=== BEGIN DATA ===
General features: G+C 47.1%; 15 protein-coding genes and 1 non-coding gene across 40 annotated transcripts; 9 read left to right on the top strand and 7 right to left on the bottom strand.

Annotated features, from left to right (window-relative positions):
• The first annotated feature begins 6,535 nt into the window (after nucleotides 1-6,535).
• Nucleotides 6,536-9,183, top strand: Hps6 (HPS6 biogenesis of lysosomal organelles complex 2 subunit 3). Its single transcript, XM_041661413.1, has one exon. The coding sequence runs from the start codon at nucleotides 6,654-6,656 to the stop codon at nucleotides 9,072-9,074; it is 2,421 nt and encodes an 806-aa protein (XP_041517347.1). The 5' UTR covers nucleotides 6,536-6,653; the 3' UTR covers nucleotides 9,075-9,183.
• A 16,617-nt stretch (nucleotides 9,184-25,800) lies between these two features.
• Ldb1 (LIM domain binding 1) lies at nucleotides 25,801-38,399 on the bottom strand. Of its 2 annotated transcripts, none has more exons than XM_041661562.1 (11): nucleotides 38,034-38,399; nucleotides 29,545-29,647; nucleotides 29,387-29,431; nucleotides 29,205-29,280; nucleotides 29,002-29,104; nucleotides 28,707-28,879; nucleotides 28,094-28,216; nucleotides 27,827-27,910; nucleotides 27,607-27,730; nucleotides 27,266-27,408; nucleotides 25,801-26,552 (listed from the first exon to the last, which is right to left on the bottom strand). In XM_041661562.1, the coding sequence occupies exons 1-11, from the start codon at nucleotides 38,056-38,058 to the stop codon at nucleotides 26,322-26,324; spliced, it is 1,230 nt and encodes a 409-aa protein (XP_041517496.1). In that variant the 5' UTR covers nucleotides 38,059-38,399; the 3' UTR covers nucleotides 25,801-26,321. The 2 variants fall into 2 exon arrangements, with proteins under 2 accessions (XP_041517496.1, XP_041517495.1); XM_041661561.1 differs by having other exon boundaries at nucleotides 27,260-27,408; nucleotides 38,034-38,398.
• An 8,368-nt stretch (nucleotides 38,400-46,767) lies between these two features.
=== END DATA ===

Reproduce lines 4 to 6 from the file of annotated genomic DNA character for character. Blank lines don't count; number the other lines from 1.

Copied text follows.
• Nucleotides 6,536-9,183, top strand: Hps6 (HPS6 biogenesis of lysosomal organelles complex 2 subunit 3). Its single transcript, XM_041661413.1, has one exon. The coding sequence runs from the start codon at nucleotides 6,654-6,656 to the stop codon at nucleotides 9,072-9,074; it is 2,421 nt and encodes an 806-aa protein (XP_041517347.1). The 5' UTR covers nucleotides 6,536-6,653; the 3' UTR covers nucleotides 9,075-9,183.
• A 16,617-nt stretch (nucleotides 9,184-25,800) lies between these two features.
• Ldb1 (LIM domain binding 1) lies at nucleotides 25,801-38,399 on the bottom strand. Of its 2 annotated transcripts, none has more exons than XM_041661562.1 (11): nucleotides 38,034-38,399; nucleotides 29,545-29,647; nucleotides 29,387-29,431; nucleotides 29,205-29,280; nucleotides 29,002-29,104; nucleotides 28,707-28,879; nucleotides 28,094-28,216; nucleotides 27,827-27,910; nucleotides 27,607-27,730; nucleotides 27,266-27,408; nucleotides 25,801-26,552 (listed from the first exon to the last, which is right to left on the bottom strand). In XM_041661562.1, the coding sequence occupies exons 1-11, from the start codon at nucleotides 38,056-38,058 to the stop codon at nucleotides 26,322-26,324; spliced, it is 1,230 nt and encodes a 409-aa protein (XP_041517496.1). In that variant the 5' UTR covers nucleotides 38,059-38,399; the 3' UTR covers nucleotides 25,801-26,321. The 2 variants fall into 2 exon arrangements, with proteins under 2 accessions (XP_041517496.1, XP_041517495.1); XM_041661561.1 differs by having other exon boundaries at nucleotides 27,260-27,408; nucleotides 38,034-38,398.